#9

I’m guessing you’ve been traveling somewhere remote for the last couple of years.

Also, as I understand it, iOS 8 and the next release of android will encrypt the contents of the phone using the unlock code - so there is no equivalent of “cutting it open” if the user refuses to unlock. All that brute force will reveal is gibberish encrypted using that unlock code.


#10

Not at all, I was speaking only of the minor defect in the metaphor with the physical keys to fingerprint unlocks, in that physical devices you can cut open, digital ones, for the most part, you can’t. iOS’s change is only a small blip on that equation, that’s generally been the assumed balance for most serious encryption, they were an oddball outlier.


#11

The (perhaps unfair) crack about traveling was aimed at your assumption that police and spies have warrants where countless examples from recent news tell anyone who has been paying attention that that is rarely the case.


#12

I’m not sure I’d go with “Rarely”, but, that’s kind of beside the point. As I was saying in another post, if they’re doing it without court approval, then their conduct is entirely outside what this is talking about.

For instance, spies. They don’t give a crap about the 5th because, as a rule, they’re not really trying to incriminate anyone. They’re gathering intelligence for national security purposes. You’ll get no argument that it’s creepy as hell, and, if they do it to US citizens, they’re likely unconstitutional, and should be subject to punishment, but, that’s not got anything to do with making someone incriminate themselves, per se.


#13

I think I’m okay with this. Forcing someone to apply their thumbprint doesn’t seem like more of a violation than forcing them to give police their housekey. Information inside your head is still rightly protected.


#14

That’s interesting. Too bad Apple doesn’t let you choose a finger to be the one that instead of unlocking the device wipes it instead.


#15

Don’t use your forefinger or thumb for touchid. Enough failed attempts to unlock will force the pin.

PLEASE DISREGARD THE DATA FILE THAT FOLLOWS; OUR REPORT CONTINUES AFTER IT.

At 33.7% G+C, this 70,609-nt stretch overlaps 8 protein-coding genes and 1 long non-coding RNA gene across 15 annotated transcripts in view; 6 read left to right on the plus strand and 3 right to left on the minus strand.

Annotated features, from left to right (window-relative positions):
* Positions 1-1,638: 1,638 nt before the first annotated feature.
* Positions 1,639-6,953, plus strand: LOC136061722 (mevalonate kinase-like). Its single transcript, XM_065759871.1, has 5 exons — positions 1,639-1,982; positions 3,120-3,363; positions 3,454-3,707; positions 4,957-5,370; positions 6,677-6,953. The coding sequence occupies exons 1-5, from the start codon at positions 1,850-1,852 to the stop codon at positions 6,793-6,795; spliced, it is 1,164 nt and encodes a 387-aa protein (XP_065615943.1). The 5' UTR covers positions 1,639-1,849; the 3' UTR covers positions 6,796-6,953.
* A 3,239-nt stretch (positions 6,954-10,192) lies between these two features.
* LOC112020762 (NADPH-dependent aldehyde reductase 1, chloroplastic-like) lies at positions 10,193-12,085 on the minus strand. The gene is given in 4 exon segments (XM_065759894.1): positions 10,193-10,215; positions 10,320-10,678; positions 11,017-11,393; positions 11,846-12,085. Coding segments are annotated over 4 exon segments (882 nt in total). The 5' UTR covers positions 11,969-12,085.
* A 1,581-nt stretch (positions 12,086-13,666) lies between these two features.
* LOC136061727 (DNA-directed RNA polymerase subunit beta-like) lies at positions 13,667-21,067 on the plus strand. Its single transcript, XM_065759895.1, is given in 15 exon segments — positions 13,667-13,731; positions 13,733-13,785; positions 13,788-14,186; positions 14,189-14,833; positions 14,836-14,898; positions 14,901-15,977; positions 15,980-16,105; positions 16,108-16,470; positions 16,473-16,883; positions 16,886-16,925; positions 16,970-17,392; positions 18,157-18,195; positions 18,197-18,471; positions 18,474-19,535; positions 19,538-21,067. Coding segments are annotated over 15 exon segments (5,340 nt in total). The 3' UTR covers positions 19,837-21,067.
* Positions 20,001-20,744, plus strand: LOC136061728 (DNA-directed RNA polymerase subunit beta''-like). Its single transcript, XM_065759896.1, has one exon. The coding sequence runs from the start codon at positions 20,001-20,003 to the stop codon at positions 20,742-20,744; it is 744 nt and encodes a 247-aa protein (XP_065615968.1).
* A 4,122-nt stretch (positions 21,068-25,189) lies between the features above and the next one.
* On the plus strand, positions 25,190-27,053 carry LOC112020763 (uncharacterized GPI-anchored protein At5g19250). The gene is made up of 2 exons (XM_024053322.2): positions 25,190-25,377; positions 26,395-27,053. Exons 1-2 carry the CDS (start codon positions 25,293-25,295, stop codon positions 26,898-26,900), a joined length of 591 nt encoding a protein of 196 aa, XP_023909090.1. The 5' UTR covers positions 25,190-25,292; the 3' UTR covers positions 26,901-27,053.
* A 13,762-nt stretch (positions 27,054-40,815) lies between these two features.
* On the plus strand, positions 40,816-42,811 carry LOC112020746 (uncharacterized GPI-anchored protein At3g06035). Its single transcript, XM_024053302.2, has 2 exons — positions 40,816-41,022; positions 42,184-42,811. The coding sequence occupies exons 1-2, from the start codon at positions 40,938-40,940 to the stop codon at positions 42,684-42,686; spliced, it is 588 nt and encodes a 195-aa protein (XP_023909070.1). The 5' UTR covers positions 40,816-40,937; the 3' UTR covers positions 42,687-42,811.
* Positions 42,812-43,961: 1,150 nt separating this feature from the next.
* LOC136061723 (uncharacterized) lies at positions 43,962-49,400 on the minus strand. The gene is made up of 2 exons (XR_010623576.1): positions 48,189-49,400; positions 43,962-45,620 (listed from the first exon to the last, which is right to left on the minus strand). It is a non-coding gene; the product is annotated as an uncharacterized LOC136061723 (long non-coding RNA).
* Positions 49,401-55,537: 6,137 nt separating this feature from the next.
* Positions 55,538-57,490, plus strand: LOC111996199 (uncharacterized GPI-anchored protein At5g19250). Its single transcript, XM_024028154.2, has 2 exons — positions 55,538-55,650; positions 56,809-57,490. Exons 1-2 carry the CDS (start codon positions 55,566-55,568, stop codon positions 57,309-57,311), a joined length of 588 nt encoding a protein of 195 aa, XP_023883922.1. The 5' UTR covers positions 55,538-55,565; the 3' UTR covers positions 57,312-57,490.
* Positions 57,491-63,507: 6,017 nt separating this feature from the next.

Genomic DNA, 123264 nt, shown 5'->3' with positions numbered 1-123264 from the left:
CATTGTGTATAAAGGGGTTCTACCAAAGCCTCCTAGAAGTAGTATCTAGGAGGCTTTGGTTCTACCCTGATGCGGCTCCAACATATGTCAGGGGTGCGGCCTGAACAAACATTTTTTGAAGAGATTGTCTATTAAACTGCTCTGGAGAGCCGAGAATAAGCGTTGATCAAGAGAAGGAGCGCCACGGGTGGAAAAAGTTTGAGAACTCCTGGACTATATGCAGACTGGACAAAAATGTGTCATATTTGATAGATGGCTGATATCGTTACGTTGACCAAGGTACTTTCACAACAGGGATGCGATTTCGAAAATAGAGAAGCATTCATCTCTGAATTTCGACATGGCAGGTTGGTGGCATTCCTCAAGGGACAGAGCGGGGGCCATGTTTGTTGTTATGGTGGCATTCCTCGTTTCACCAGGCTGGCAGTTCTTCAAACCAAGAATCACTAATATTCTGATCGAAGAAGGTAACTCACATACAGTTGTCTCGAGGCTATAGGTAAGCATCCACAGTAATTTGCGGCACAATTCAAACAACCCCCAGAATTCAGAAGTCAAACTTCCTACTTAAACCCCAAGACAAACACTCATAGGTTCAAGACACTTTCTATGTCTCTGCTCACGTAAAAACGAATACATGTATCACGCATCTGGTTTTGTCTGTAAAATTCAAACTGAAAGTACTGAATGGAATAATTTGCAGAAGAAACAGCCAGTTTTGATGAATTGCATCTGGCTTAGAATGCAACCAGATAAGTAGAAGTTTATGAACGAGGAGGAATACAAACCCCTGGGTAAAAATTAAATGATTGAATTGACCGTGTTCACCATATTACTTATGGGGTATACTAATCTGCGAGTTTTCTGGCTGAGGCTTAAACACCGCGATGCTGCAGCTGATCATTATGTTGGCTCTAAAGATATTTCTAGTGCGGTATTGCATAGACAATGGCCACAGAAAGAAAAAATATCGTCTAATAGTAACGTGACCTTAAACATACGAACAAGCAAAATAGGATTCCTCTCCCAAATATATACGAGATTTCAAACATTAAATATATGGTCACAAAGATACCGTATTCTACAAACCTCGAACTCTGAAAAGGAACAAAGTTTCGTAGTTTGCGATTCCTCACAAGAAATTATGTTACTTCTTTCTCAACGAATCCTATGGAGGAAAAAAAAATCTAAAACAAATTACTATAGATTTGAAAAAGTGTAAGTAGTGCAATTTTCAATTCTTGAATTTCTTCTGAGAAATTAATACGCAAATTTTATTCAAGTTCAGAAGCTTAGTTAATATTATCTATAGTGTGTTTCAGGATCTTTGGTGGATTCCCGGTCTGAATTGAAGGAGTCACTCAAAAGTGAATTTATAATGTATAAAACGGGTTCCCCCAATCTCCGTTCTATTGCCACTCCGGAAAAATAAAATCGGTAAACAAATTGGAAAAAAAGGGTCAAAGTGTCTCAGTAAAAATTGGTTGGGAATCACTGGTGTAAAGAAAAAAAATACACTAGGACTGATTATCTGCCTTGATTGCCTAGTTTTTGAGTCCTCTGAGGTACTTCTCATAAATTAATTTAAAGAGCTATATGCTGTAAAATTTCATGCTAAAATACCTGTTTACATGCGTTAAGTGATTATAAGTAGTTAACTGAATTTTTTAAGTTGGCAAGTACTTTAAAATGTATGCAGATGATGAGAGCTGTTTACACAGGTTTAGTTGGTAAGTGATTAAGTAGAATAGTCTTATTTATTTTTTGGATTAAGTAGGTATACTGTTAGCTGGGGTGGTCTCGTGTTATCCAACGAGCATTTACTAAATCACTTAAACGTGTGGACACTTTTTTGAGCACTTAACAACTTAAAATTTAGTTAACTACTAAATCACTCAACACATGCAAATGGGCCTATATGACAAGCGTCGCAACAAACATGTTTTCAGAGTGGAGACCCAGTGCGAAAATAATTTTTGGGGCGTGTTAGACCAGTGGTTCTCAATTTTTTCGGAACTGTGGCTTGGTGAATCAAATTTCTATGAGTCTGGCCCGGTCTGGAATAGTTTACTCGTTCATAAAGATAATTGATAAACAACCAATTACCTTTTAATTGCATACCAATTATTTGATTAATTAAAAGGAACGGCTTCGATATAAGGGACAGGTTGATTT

#16

I fInd that unlocking with thumb and forefinger offers a lot of convenience.

But! I just tested this out and it totally works:

Register the print under the ball of your thumb’s first joint. It keeps your prints safe, yet still keeps your biometrics in a convenient place!


#17

It’s worth bearing in mind that TouchID won’t unlock an iPhone that’s been turned off. You need the PIN. You also need the PIN the first time you use after 48 hours.


#18

What, they can’t beat passwords out of people?

I would be shocked if any appellate court (even the 9th Circuit) reversed this kind of decision. The Fifth Amendment protects against testimonial self-incrimination. Fingerprints are not testimonial. Nor are blood tests or DNA evidence. Nor are keys. Nor are other forms of incriminating evidence that you have committed to documents, such as might be inside your phone, inside your desk drawer, or inside your safety deposit box.

This is not a Fourth Amendment or warrant issue, and shouldn’t be confused as such.


#19

I have a good idea which finger I’d choose for that.


#20

The main reason people have a problem with this is that, mentally, there’s a large difference between a fingerprint as evidence, and using your physical finger as a key. Fingerprints as plain evidence aren’t testimonial, but you’ve got to admit that being forced to unlock something with something that is (more or less) unique to you could easily be viewed as testimonial.